Let me move on now to a few final remarks that focus on tone and atmosphere, rather than rules, and that may illustrate some of the risks and benefits that come with bringing people back to school long after their original compulsory education.
In general, it is better to let students find their own way to the give-and-take of the classroom, a setting where few of them have ever been comfortable. Early in every semester, for instance, there are always some in our classes who raise their hands, like little children, asking where the water fountain is or for permission to go to the men's room. It takes two or three times to break them of the habit. "Just go!" I say, "You don't need to ask." And I don't worry about the other habit, also formed long ago, of using a "call of nature" as a brief escape from class. The "numb" student just quoted was invariably the first to finish writing his class exercise, and after a minute or two of staring at the floor, he would get up and amble out.
Others did the same thing when they finished, though rarely more than two at any one time. Were they having a cigarette? I never saw anyone in our class smoking, just as I never heard them swearing and cursing, but then I rarely saw them outside the schoolroom or courthouse. My guess is that they often did have to relieve themselves, but that they also felt bored waiting for others to finish writing and perhaps uneasy about their own lack to say more. They were uncomfortable just sitting there, quietly thinking, though that was what I hoped people would get used to. Little did they realize that their comings and goings furnished the timetable for our writing stints. I would always wait till everyone was back in the room before assigning people to their small groups for discussion. I wanted everyone present when serious conversation began.
Fewer students left for the toilets once we had broken into small groups, and I remember a comic moment one night that puts all of this in perspective. It was the sixth or seventh class, and we were talking about facing a crisis, how one can sometimes come back from hitting bottom to become a stronger person. One of our most engaged students was telling his group about living for a few years in an all-white community in which his high school classmates had shunned him, even in the basketball team locker room. One day, he found himself alone in the showers with a white teammate and opened a conversation. He made a joke and got the fellow to laugh. Soon they were walking home together every day after practice. The suburb was near Chicago, and he offered to take his new friend to visit the black neighborhoods there. Before long he was guiding tours of his teammates through the South Side.
This student was retelling a story that he had written in his homework that week. In the write-up, he had compared his high school experience to the way that small group discussions in our class also helped bridge racial boundaries. And indeed, in his small group that night he was doing the same thing, for he had them all, black and white, on the edges of their chairs, and with others picking up the mood, the conversation was very lively. Eavesdropping myself, I was totally absorbed.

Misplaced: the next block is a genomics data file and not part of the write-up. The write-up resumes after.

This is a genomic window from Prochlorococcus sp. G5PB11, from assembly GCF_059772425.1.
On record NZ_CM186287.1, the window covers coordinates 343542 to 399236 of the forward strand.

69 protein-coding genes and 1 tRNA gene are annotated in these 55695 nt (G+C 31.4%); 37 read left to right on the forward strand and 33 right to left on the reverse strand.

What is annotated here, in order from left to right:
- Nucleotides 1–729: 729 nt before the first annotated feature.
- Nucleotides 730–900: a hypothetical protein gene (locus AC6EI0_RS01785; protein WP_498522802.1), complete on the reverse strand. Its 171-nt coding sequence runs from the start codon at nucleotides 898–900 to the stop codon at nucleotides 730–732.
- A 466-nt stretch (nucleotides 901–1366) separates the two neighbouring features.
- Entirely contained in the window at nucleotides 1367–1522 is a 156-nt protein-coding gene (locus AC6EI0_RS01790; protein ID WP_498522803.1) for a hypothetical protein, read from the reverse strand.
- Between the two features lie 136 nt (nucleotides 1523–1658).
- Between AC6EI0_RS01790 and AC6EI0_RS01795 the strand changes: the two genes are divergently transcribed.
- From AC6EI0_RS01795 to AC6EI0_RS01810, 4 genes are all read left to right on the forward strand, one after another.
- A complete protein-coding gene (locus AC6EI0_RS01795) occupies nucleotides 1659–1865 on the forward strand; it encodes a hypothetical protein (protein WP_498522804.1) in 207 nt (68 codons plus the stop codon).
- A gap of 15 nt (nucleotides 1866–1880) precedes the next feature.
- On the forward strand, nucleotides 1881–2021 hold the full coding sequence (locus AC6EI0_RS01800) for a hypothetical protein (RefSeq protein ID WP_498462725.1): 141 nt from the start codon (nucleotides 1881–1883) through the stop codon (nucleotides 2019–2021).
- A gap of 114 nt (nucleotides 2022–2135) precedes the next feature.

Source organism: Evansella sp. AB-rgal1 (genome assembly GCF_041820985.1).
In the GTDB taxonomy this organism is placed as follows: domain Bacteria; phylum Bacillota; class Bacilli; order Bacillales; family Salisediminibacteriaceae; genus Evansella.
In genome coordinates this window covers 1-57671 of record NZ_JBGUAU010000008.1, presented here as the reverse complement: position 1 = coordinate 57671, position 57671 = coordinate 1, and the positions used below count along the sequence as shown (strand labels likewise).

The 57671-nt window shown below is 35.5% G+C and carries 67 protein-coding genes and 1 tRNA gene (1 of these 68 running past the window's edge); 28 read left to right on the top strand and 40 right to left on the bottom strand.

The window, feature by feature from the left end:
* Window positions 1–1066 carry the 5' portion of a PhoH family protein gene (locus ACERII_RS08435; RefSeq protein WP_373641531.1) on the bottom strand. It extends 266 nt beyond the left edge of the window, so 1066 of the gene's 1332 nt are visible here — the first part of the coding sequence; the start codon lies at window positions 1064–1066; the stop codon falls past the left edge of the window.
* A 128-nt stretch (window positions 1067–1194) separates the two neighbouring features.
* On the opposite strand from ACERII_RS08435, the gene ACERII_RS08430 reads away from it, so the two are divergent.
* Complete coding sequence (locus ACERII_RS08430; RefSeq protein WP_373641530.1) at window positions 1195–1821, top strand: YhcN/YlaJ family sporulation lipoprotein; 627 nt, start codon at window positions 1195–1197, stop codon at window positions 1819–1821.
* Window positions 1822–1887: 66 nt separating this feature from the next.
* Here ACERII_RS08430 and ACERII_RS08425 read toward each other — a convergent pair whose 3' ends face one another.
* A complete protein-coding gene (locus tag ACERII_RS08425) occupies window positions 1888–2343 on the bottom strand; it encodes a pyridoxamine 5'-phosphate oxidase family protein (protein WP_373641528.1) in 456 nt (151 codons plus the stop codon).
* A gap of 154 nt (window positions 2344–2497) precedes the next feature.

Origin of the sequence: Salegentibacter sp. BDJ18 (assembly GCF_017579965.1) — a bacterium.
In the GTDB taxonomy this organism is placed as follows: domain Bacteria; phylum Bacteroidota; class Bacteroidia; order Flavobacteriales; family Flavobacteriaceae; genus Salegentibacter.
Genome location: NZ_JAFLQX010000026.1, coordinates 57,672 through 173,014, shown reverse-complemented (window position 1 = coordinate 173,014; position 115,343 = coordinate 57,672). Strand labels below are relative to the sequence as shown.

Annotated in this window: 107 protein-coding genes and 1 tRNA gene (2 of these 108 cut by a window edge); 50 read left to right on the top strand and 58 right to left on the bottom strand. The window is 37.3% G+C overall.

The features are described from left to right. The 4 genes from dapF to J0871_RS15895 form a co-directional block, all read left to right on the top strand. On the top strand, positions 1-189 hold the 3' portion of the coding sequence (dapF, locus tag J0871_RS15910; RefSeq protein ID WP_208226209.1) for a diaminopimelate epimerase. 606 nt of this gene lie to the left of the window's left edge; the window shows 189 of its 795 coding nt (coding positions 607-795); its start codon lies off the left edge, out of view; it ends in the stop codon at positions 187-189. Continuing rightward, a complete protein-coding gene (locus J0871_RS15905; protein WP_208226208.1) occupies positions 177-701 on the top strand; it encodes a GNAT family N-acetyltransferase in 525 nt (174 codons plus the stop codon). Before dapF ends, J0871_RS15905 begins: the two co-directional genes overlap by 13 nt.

Suddenly the speaker stood up, and announced that he needed to pee, that he had needed to pee for quite a while but didn't want to miss anything. They laughed, and as he left, he told them not to talk about anything without him, and in fact, he was back in two minutes. At the end of the evening, this group didn't want to break up. They kept at it long after all the others had handed in their writing and vanished.
This was our class at its best, the men in the circle establishing their own agenda, mutual trust, and conversational decorum. Much of it in this case was due to the man whose story I've just told. At mid-semester he wrote the following avowal, not in answer to any assignment, but out of sheer exuberance:
"I really like this class. I think it's the best thing that the court has ever done. I find myself using this class when I'm on the street. Certain things that we read about. I encounter the same things and I think what that person did, and I add that with what I think. And most of the time I come out on top.
"I'm also learning about things that black people did that I never knew, thanks to this class. Knowing is half the battle.
"Another thing is, I've met white guys that I probably wouldn't have spoke to on the street, but being in this class and breaking off in groups, you get to meet and talk to them one-on-one. By being in small groups, you can get a better understanding of each man's view on life and other situations. Black, white, Spanish, or what have you."
Although it means ending on a dissonant note, I must tell the sequel. This man, whose delight in our class was so evident and contagious, was the very man mentioned at the beginning of this essay, who had to be told at the last meeting of the semester that he had collected more than his allowed absences (more than three, in fact) and could not graduate. He had been warned; now it was too late. He argued with the probation officers, was shown the attendance sheet with his five signatures, and stomped angrily out of the room.
I still ask myself: Did we serve him well? Was his another failure experience, or not?